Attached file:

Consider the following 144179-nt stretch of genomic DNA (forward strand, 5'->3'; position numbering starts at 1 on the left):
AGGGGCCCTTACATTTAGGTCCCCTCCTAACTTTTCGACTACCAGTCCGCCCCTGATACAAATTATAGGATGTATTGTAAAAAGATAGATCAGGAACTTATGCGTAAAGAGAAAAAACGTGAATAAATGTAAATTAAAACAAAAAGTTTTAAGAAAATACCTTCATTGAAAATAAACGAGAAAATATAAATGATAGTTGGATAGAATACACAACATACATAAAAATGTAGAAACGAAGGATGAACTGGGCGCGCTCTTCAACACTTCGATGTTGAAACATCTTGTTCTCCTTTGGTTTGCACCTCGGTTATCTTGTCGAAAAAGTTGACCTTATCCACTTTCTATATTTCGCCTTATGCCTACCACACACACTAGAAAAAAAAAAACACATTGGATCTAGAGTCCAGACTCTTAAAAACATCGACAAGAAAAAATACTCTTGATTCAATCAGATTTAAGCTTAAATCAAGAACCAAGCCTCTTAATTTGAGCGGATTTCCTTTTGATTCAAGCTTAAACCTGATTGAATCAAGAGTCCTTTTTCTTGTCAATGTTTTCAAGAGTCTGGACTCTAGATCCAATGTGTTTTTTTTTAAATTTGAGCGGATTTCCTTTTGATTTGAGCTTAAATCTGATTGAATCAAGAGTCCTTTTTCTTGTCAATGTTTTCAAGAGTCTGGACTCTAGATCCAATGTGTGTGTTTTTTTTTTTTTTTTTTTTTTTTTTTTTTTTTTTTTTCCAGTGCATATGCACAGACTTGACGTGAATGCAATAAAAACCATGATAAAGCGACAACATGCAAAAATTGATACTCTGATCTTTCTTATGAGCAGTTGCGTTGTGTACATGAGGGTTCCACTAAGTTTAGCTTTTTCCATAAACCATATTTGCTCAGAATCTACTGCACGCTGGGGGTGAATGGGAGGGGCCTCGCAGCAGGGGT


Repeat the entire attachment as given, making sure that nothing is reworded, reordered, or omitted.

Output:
Consider the following 144179-nt stretch of genomic DNA (forward strand, 5'->3'; position numbering starts at 1 on the left):
AGGGGCCCTTACATTTAGGTCCCCTCCTAACTTTTCGACTACCAGTCCGCCCCTGATACAAATTATAGGATGTATTGTAAAAAGATAGATCAGGAACTTATGCGTAAAGAGAAAAAACGTGAATAAATGTAAATTAAAACAAAAAGTTTTAAGAAAATACCTTCATTGAAAATAAACGAGAAAATATAAATGATAGTTGGATAGAATACACAACATACATAAAAATGTAGAAACGAAGGATGAACTGGGCGCGCTCTTCAACACTTCGATGTTGAAACATCTTGTTCTCCTTTGGTTTGCACCTCGGTTATCTTGTCGAAAAAGTTGACCTTATCCACTTTCTATATTTCGCCTTATGCCTACCACACACACTAGAAAAAAAAAAACACATTGGATCTAGAGTCCAGACTCTTAAAAACATCGACAAGAAAAAATACTCTTGATTCAATCAGATTTAAGCTTAAATCAAGAACCAAGCCTCTTAATTTGAGCGGATTTCCTTTTGATTCAAGCTTAAACCTGATTGAATCAAGAGTCCTTTTTCTTGTCAATGTTTTCAAGAGTCTGGACTCTAGATCCAATGTGTTTTTTTTTAAATTTGAGCGGATTTCCTTTTGATTTGAGCTTAAATCTGATTGAATCAAGAGTCCTTTTTCTTGTCAATGTTTTCAAGAGTCTGGACTCTAGATCCAATGTGTGTGTTTTTTTTTTTTTTTTTTTTTTTTTTTTTTTTTTTTTTCCAGTGCATATGCACAGACTTGACGTGAATGCAATAAAAACCATGATAAAGCGACAACATGCAAAAATTGATACTCTGATCTTTCTTATGAGCAGTTGCGTTGTGTACATGAGGGTTCCACTAAGTTTAGCTTTTTCCATAAACCATATTTGCTCAGAATCTACTGCACGCTGGGGGTGAATGGGAGGGGCCTCGCAGCAGGGGT